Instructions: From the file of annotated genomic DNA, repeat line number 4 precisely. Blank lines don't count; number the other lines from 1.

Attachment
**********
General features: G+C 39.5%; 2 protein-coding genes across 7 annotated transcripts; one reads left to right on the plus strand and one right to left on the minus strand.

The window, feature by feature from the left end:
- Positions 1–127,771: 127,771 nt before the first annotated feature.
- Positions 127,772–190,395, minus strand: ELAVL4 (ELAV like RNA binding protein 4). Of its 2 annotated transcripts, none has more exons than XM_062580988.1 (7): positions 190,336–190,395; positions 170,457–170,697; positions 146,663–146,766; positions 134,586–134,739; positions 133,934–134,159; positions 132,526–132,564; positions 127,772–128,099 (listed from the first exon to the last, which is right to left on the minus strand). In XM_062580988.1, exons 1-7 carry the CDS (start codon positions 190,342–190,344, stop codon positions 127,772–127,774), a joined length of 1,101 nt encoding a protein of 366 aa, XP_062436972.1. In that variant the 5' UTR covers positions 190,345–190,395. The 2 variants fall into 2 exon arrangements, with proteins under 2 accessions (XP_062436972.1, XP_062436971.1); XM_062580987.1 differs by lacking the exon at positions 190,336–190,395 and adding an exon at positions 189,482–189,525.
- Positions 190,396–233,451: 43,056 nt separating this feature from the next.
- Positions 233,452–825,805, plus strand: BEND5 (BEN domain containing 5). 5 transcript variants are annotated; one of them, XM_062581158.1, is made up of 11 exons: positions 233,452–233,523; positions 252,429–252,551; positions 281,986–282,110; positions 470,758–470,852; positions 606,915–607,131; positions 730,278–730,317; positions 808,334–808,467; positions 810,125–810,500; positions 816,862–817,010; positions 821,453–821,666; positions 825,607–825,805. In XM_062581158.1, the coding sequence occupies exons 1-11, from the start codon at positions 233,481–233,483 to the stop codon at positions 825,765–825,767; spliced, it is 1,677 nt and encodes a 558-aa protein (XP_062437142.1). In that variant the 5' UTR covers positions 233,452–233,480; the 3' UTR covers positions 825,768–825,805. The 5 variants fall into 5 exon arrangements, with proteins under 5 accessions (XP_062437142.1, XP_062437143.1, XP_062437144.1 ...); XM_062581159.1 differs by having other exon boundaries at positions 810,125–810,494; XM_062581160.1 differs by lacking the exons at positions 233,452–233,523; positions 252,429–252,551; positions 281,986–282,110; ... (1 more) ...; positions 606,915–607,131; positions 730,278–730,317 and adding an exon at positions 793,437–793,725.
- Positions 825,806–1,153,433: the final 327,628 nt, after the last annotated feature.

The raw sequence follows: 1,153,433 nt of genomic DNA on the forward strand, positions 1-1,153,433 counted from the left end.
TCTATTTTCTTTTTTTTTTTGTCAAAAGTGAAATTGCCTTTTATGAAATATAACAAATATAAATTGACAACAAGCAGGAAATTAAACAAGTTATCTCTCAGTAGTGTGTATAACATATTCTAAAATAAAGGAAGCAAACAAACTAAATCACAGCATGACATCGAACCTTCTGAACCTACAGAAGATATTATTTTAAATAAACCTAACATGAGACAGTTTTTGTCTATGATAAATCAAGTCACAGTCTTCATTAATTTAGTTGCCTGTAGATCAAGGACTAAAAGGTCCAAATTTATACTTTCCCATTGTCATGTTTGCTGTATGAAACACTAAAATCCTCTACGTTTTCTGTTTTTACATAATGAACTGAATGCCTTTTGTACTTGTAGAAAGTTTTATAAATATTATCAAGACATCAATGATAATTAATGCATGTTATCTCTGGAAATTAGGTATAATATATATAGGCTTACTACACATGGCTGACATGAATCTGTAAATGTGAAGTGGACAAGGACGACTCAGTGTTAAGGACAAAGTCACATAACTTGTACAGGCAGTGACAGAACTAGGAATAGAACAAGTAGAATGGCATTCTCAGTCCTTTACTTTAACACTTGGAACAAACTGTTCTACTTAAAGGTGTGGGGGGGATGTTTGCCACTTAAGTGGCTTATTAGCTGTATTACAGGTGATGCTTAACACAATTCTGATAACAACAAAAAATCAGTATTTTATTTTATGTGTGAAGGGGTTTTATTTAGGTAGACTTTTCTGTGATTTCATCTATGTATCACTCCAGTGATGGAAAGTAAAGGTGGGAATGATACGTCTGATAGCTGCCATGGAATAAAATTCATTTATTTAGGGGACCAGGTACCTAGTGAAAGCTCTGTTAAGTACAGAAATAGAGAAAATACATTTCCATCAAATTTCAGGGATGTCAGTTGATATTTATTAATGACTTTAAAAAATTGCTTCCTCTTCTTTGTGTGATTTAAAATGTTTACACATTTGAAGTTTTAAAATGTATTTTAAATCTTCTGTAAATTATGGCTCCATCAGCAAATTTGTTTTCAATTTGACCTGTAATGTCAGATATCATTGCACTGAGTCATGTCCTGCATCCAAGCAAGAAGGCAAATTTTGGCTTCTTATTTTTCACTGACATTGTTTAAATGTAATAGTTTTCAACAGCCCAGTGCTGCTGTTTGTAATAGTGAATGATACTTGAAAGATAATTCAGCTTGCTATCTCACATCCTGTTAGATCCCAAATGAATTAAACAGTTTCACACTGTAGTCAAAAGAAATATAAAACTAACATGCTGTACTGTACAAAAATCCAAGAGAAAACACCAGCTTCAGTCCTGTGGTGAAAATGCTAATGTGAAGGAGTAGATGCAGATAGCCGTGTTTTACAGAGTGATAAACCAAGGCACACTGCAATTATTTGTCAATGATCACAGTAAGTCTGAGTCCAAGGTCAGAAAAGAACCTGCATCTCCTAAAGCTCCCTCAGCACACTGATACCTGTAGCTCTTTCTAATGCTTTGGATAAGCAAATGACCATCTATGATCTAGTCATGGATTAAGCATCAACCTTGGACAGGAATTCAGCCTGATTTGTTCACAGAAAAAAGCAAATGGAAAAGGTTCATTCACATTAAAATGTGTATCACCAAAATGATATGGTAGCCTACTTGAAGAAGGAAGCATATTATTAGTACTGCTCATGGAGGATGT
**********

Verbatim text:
- Positions 127,772–190,395, minus strand: ELAVL4 (ELAV like RNA binding protein 4). Of its 2 annotated transcripts, none has more exons than XM_062580988.1 (7): positions 190,336–190,395; positions 170,457–170,697; positions 146,663–146,766; positions 134,586–134,739; positions 133,934–134,159; positions 132,526–132,564; positions 127,772–128,099 (listed from the first exon to the last, which is right to left on the minus strand). In XM_062580988.1, exons 1-7 carry the CDS (start codon positions 190,342–190,344, stop codon positions 127,772–127,774), a joined length of 1,101 nt encoding a protein of 366 aa, XP_062436972.1. In that variant the 5' UTR covers positions 190,345–190,395. The 2 variants fall into 2 exon arrangements, with proteins under 2 accessions (XP_062436972.1, XP_062436971.1); XM_062580987.1 differs by lacking the exon at positions 190,336–190,395 and adding an exon at positions 189,482–189,525.